More transparency and a change to the law needed to eradicate unequal pay

 

On Equal Pay Day 2019 men are still paid more than women in similar full-time jobs. The CEO Of The Chartered Management Institute calls for “transparency with teeth” and renewed effort to end unequal pay in the workforce.

Three in ten (29%) women who work alongside a man doing the same or very similar work, say that they do not know how much any of their male colleagues were paid. 37% of women who do know what male colleagues earn say their male colleagues are paid more than them.

Ann Francke the CEO of The Chartered Management Institute commenting on the research published by the #MeTooPay and the Fawcett Society on Equal Pay Day said:

“In every country of the world, women earn less than men. There are two dimensions to this; the gender pay gap, which is too few women in leadership positions. The second dimension is equal pay.”

“I agree with #MeTooPay and the Fawcett Society that we need to have greater transparency and this needs to happen in a change in the law. 6 in 10 women still believe they are being paid less than men. We have seen high profile cases in the film industry, banking and the media highlighting this. Typically, we see big disparities in pay when it comes to bonuses”.

“Business must fix the “broken windows” of gender bias that impede women’s careers and mar their day-to-day experiences in the workplace. There are huge benefits to ensuring companies promote workplace equality – with McKinsey estimating that ‘diversity dividend’ could add £150bn to the UK economy by 2025.”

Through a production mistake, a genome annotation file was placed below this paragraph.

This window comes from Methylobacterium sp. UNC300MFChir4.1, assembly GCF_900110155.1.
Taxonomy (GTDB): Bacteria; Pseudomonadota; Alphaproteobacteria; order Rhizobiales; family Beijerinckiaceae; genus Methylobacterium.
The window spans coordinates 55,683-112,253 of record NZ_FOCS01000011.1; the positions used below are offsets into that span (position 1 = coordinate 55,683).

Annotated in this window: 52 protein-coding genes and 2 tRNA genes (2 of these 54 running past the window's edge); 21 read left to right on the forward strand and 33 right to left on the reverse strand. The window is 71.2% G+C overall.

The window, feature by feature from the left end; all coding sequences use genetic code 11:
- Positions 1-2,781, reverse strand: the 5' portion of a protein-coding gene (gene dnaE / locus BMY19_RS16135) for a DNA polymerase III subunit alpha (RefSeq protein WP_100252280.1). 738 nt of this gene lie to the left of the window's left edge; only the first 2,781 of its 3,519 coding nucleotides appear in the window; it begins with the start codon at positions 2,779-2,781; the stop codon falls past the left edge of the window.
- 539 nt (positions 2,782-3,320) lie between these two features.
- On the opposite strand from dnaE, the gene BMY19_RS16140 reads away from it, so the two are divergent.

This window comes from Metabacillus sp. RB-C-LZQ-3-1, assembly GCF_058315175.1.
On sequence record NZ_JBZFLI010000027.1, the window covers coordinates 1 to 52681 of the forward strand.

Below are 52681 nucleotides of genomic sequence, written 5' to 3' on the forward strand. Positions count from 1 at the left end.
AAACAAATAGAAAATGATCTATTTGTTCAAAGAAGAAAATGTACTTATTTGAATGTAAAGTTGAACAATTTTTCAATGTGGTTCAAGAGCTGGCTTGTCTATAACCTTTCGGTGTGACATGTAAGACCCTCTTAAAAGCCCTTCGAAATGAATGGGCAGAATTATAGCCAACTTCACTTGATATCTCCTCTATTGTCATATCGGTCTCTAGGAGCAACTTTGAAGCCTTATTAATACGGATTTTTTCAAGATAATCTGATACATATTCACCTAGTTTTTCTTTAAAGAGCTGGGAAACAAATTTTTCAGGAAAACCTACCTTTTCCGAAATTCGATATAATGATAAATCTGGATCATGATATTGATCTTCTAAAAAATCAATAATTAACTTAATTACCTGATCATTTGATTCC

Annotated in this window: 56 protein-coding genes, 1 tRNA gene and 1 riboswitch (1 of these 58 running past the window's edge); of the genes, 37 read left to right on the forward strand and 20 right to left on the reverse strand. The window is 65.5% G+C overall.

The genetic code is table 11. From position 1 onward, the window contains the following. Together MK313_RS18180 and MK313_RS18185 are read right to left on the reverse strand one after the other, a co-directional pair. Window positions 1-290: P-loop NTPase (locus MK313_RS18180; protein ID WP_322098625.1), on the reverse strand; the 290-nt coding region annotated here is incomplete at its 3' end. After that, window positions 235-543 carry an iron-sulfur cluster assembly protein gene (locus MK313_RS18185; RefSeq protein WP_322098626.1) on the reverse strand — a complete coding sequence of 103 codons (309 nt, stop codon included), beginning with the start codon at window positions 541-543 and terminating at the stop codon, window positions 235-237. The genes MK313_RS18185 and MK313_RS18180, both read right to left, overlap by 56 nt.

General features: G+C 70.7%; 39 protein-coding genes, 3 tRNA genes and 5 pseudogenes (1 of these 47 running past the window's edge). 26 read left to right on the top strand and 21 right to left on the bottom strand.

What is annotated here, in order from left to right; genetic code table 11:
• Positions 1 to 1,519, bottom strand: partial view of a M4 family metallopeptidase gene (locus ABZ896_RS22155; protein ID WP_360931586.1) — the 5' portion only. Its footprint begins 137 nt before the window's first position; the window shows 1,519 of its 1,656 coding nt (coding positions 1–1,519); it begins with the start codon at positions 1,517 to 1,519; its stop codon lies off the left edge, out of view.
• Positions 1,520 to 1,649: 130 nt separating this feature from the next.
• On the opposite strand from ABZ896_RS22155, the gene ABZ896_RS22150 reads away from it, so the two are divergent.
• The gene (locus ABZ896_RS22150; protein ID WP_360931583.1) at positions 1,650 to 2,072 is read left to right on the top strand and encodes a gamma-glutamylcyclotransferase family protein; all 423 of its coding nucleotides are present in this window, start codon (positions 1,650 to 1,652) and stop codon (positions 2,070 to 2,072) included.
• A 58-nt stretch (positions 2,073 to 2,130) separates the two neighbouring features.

Francke continues, adding “We need transparency with teeth. The publication of pay gap data and action plans is a necessary first step, but organisations need to be held to account for the actions they take to close the gender pay gap. Government sanctions have a role to play, but ultimately those businesses who fail to act will increasingly struggle to attract and retain the best talent.”

CMI identifies this effect as the “glass pyramid” – too many women at the bottom of organisations and too few at the top – “Business must fix the “broken windows” of gender bias that impede women’s careers and mar their day-to-day experiences in the workplace. There are huge benefits to ensuring companies promote workplace equality – with McKinsey estimating that ‘diversity dividend’ could add £150bn to the UK economy by 2025.”

 

 

 
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